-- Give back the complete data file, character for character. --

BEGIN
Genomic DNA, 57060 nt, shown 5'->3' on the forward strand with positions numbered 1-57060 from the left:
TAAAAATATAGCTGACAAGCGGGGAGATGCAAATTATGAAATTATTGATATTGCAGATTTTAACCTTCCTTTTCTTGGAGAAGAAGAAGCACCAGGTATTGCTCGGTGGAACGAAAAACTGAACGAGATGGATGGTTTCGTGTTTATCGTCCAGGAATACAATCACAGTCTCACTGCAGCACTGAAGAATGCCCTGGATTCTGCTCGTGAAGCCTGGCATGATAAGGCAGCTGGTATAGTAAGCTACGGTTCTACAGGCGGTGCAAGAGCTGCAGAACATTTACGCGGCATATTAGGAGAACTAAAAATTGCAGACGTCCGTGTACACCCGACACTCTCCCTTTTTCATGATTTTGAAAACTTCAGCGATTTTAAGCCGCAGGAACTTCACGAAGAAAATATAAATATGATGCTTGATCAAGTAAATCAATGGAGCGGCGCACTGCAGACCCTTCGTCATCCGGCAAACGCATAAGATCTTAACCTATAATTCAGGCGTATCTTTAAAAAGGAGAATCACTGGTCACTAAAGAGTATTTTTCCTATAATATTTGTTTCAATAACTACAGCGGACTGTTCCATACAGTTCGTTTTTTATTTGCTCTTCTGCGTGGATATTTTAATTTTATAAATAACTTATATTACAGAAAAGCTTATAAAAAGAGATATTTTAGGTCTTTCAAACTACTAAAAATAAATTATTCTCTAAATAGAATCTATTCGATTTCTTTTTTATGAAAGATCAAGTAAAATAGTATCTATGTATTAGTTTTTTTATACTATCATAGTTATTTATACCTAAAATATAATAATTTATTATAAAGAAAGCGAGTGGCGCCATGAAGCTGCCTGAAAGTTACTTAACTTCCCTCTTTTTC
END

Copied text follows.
Genomic DNA, 57060 nt, shown 5'->3' on the forward strand with positions numbered 1-57060 from the left:
TAAAAATATAGCTGACAAGCGGGGAGATGCAAATTATGAAATTATTGATATTGCAGATTTTAACCTTCCTTTTCTTGGAGAAGAAGAAGCACCAGGTATTGCTCGGTGGAACGAAAAACTGAACGAGATGGATGGTTTCGTGTTTATCGTCCAGGAATACAATCACAGTCTCACTGCAGCACTGAAGAATGCCCTGGATTCTGCTCGTGAAGCCTGGCATGATAAGGCAGCTGGTATAGTAAGCTACGGTTCTACAGGCGGTGCAAGAGCTGCAGAACATTTACGCGGCATATTAGGAGAACTAAAAATTGCAGACGTCCGTGTACACCCGACACTCTCCCTTTTTCATGATTTTGAAAACTTCAGCGATTTTAAGCCGCAGGAACTTCACGAAGAAAATATAAATATGATGCTTGATCAAGTAAATCAATGGAGCGGCGCACTGCAGACCCTTCGTCATCCGGCAAACGCATAAGATCTTAACCTATAATTCAGGCGTATCTTTAAAAAGGAGAATCACTGGTCACTAAAGAGTATTTTTCCTATAATATTTGTTTCAATAACTACAGCGGACTGTTCCATACAGTTCGTTTTTTATTTGCTCTTCTGCGTGGATATTTTAATTTTATAAATAACTTATATTACAGAAAAGCTTATAAAAAGAGATATTTTAGGTCTTTCAAACTACTAAAAATAAATTATTCTCTAAATAGAATCTATTCGATTTCTTTTTTATGAAAGATCAAGTAAAATAGTATCTATGTATTAGTTTTTTTATACTATCATAGTTATTTATACCTAAAATATAATAATTTATTATAAAGAAAGCGAGTGGCGCCATGAAGCTGCCTGAAAGTTACTTAACTTCCCTCTTTTTC